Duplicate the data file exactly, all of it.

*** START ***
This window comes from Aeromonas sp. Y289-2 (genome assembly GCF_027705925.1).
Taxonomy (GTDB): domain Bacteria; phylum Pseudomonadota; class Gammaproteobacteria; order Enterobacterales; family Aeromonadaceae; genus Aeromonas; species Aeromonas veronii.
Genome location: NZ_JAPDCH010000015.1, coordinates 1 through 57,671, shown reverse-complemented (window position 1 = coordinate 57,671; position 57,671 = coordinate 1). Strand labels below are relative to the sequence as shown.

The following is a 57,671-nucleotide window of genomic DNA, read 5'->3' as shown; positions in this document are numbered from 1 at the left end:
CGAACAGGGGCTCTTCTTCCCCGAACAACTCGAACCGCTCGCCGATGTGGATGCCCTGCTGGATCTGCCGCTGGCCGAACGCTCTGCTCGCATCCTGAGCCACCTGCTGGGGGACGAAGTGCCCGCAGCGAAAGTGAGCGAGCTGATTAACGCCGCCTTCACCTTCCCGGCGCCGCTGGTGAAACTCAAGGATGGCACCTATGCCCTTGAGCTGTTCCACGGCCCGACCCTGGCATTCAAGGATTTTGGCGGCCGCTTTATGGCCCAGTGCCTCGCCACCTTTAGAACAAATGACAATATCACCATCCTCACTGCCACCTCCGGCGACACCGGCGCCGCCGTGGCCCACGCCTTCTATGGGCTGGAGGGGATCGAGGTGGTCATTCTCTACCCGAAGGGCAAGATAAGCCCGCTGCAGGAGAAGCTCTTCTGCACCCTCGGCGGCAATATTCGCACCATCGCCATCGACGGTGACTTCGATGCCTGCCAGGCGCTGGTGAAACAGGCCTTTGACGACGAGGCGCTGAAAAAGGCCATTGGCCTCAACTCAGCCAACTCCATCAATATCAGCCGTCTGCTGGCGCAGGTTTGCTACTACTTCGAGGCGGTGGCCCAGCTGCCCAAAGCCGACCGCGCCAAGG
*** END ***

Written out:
This window comes from Aeromonas sp. Y289-2 (genome assembly GCF_027705925.1).
Taxonomy (GTDB): domain Bacteria; phylum Pseudomonadota; class Gammaproteobacteria; order Enterobacterales; family Aeromonadaceae; genus Aeromonas; species Aeromonas veronii.
Genome location: NZ_JAPDCH010000015.1, coordinates 1 through 57,671, shown reverse-complemented (window position 1 = coordinate 57,671; position 57,671 = coordinate 1). Strand labels below are relative to the sequence as shown.

The following is a 57,671-nucleotide window of genomic DNA, read 5'->3' as shown; positions in this document are numbered from 1 at the left end:
CGAACAGGGGCTCTTCTTCCCCGAACAACTCGAACCGCTCGCCGATGTGGATGCCCTGCTGGATCTGCCGCTGGCCGAACGCTCTGCTCGCATCCTGAGCCACCTGCTGGGGGACGAAGTGCCCGCAGCGAAAGTGAGCGAGCTGATTAACGCCGCCTTCACCTTCCCGGCGCCGCTGGTGAAACTCAAGGATGGCACCTATGCCCTTGAGCTGTTCCACGGCCCGACCCTGGCATTCAAGGATTTTGGCGGCCGCTTTATGGCCCAGTGCCTCGCCACCTTTAGAACAAATGACAATATCACCATCCTCACTGCCACCTCCGGCGACACCGGCGCCGCCGTGGCCCACGCCTTCTATGGGCTGGAGGGGATCGAGGTGGTCATTCTCTACCCGAAGGGCAAGATAAGCCCGCTGCAGGAGAAGCTCTTCTGCACCCTCGGCGGCAATATTCGCACCATCGCCATCGACGGTGACTTCGATGCCTGCCAGGCGCTGGTGAAACAGGCCTTTGACGACGAGGCGCTGAAAAAGGCCATTGGCCTCAACTCAGCCAACTCCATCAATATCAGCCGTCTGCTGGCGCAGGTTTGCTACTACTTCGAGGCGGTGGCCCAGCTGCCCAAAGCCGACCGCGCCAAGG